I’ve recently been rereading several of C. S. Lewis’s books, after first reading them during my college days. I have especially enjoyed rereading The Screwtape Letters. If you’re not familiar with this classic, it is a witty and penetrating look at spiritual warfare from a demon’s point of view.
Uncle Screwtape, a seasoned older devil, offers written advice to his nephew Wormwood, a novice demon who must learn the tricks necessary to secure the damnation of his “patient,” an ordinary young man. The entire book is written from Screwtape’s point of view. He sagely points out the foibles and weaknesses of fallen man, so that Wormwood can take full advantage of them while tempting his patient.
Read Screwtape’s words to Wormwood in the following quote and see if you, as a mother, can’t relate to its truth:
The more claims on life, therefore, that your patient can be induced to make, the more often he will feel injured and, as a result, ill-tempered. Now you will have noticed that nothing throws him into a passion so easily as to find a tract of time which he reckoned on having at his own disposal unexpectedly taken from him… [This] anger[s] him because he regards his time as his own and feels that it is being stolen.
Screwtape goes on to tell Wormwood that he must never allow his patient to doubt that his time is his “personal birthright.”
You have here a delicate task. The assumption which you want him to go on making is so absurd that, if once it is questioned, even we [the demons] cannot find a shred of argument in its defense. The man can neither make, nor retain, one moment of time; it all comes to him by pure gift; he might as well regard the sun and moon as his chattels.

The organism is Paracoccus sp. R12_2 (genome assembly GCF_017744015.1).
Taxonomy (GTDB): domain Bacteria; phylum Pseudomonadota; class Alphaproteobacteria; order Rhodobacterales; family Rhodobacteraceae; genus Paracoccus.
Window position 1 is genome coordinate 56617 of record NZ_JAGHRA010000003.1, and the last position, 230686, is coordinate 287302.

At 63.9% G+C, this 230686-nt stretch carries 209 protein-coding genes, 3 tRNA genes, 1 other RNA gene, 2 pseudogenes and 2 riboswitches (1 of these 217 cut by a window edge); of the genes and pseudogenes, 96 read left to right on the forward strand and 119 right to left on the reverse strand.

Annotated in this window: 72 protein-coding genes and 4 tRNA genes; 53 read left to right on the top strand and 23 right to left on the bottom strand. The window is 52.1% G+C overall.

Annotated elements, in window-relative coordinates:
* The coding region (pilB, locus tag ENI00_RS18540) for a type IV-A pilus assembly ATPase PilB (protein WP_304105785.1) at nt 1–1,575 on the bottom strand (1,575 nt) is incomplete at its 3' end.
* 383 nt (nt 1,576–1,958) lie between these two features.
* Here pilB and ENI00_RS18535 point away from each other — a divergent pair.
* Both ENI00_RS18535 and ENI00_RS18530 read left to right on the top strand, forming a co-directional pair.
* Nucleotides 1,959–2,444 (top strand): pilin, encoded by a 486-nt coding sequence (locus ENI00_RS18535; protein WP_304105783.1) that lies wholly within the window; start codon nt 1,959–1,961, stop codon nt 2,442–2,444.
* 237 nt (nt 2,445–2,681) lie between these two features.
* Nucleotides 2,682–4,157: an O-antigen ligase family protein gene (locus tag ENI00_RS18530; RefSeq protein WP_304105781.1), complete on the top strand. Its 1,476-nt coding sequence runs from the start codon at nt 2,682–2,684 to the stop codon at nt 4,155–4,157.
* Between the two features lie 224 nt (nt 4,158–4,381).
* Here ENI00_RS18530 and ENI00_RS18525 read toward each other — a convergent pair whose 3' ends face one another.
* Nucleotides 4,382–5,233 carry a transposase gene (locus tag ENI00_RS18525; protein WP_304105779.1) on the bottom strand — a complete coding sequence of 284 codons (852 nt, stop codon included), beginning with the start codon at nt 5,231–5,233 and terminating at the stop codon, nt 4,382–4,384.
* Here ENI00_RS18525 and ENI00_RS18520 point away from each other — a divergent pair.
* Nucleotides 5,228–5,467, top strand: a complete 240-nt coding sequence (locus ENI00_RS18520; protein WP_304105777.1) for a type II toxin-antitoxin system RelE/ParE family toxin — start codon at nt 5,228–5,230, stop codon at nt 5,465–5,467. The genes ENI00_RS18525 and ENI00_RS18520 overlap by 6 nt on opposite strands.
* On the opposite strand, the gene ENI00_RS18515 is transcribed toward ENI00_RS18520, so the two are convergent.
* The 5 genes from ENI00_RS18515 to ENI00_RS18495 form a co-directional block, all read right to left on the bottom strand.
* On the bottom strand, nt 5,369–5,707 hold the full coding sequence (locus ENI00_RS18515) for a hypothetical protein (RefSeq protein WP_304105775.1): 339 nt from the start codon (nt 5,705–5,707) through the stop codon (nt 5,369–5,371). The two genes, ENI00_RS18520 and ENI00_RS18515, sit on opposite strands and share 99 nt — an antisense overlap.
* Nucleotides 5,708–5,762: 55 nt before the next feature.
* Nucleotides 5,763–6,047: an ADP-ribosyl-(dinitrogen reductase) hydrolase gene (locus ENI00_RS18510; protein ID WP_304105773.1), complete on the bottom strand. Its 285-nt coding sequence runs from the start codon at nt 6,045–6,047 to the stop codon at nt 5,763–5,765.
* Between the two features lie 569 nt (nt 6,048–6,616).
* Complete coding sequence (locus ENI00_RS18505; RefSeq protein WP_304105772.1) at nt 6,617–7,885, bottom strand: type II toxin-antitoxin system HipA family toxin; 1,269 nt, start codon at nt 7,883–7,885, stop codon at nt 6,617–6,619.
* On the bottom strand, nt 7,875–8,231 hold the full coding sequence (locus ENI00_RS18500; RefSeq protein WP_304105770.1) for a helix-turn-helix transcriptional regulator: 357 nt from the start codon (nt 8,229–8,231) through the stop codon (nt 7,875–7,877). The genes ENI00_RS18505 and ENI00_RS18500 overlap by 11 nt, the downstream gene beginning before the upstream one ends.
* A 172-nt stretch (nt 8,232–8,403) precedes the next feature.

In case, like me, you don’t know what “chattels” are, the word means “personal property.” Do you or I own the sun or the moon? Can any of us list them as personal property when submitting a record of our belongings to our home insurance company? No, and neither can we claim even a single minute of time as our own.
If we can keep this in mind, if we will truly take hold of this truth, we will come to terms with the “interruptions” of motherhood. When we’re tempted to resent the “demands” on “our” time, when our plans are sidetracked by the needs of others, when we’re almost asleep and the baby wakes up again, we can remind ourselves — if God has brought it to pass, then it is part of His plan. And if it is part of His plan, then it is how we, His servants, should joyfully invest His time.